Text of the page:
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Dora Maar

Page history last edited by Thomas Kutzli 12 years, 4 months ago

Henriette Theodora Markovitch alias Dora Maar (December 22, 1907 – July 16, 1997) was a French photographer and painter, best known for being a lover and muse of Pablo Picasso.



She was born in Tours, Western France, on December 22, 1907. She died 89 years of age in Paris on July 16, 1997. Her father was of Croatian origin, her mother was born in Tourraine, France. Dora grew up in Argentina.


She was famous as a photographer, and also was a painter herself, before she met Picasso. She made herself better known in the world with her photographs of the successive stages of the completion of Guernica that Picasso painted in his workshop on the rue des Grands Augustins, and other photos of Picasso. Together she and Picasso studied printing with Man Ray. Ruth Berlau, photographer too, played a similar role for her lover Bert Brecht.


Picasso met her in January 1936 (when she was 29 years old), at the terrace of the Café Les Deux Magots in Saint-Germain-des-Prés, Paris. The famous poet Paul Eluard, who accompanied him, had to introduce him to this beautiful, sad woman. He was attracted by her beauty and self-mutilation (cutting her fingers and the table - he got her bloody gloves and exhibited them on a shelf in his apartment). She spoke Spanish fluently, so Picasso was even more fascinated. Their relationship lasted nearly nine years.


Dora Maar became the rival of blonde Marie Therèse Walther who had given a daughter named Maya to Picasso. Picasso often painted beautiful sad Dora (she suffered because she was sterile) and called her his "private muse."


Dora Maar kept his paintings for herself until her death in 1997. They were souvenirs for their extraordinary love affair which made her famous forever. For him she was the "woman in tears" in many aspects. She suffered from his moods during their love affair. Also she hated the idea that in 1943 he had found a new lover, Françoise Gilot. Picasso and Paul Elouard sent Dora to their friend, the psychiatrist Jacques Lacan, who treated her with psychoanalysis. In Paris, still occupied by the Germans, Picasso left to her a drawing of 1915 as a good-bye gift in April 1944; it represents Max Jacob his close friend who had just died in the transit camp of Drancy after his arrest by the Nazis. He also left to her some still lifes and a house at Ménerbes in Provence.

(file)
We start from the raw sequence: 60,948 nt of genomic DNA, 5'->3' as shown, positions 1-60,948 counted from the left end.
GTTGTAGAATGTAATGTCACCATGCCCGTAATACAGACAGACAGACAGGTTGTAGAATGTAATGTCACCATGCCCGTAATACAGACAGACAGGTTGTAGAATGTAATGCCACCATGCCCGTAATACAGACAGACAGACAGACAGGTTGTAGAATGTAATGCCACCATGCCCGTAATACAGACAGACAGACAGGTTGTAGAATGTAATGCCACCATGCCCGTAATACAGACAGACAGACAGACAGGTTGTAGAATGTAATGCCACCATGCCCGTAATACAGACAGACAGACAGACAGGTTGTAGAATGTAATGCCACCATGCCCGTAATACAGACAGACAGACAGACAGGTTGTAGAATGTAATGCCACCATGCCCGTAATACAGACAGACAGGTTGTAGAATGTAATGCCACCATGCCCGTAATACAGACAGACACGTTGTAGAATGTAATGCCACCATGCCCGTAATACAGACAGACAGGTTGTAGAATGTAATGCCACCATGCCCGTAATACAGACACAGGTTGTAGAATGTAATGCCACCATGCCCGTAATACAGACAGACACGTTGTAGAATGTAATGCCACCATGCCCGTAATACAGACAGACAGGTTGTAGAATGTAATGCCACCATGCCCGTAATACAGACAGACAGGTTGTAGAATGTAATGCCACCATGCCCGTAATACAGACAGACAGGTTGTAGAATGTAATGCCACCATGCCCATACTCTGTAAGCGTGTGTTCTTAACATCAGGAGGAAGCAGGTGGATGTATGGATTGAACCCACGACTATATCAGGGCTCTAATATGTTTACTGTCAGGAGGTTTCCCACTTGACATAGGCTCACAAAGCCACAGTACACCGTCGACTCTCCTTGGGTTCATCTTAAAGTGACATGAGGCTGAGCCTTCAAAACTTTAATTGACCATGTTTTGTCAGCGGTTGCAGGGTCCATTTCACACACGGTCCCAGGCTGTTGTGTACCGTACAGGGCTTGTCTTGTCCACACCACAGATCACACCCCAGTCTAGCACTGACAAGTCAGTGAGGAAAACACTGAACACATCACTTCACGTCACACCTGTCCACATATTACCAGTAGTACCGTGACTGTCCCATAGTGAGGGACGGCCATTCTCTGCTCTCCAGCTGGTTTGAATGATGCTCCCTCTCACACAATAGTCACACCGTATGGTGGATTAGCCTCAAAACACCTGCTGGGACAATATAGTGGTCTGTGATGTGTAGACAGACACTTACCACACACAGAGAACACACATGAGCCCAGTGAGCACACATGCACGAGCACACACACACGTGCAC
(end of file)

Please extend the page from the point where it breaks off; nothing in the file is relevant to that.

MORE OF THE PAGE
(from Wikipedia)



"'There were five factors,' Maar said, 'that determined his way of life and likewise his style: the woman with whom he was in love; the poet, or poets, who served as a catalyst; the place where he lived; the circle of friends who provided the admiration and understanding of which he never had enough; and the dog who was his inseparable companion." These factors began to come together in May 1904, when Picasso moved into 13 rue Ravignan, a dilapidated tenement in the Montmartre district affectionately known as the Bateau Lavoir. By midsummer of 1907 he had produced Les Demoiselles d'Avignon, the painting that brought art into the twentieth century. Whereas many of Picasso's artist and literary friends had already achieved some notoriety in their own right and greatly respected his artistic acumen, none of them was prepared for what emerged from his atelier that July."

(Einstein Picasso)


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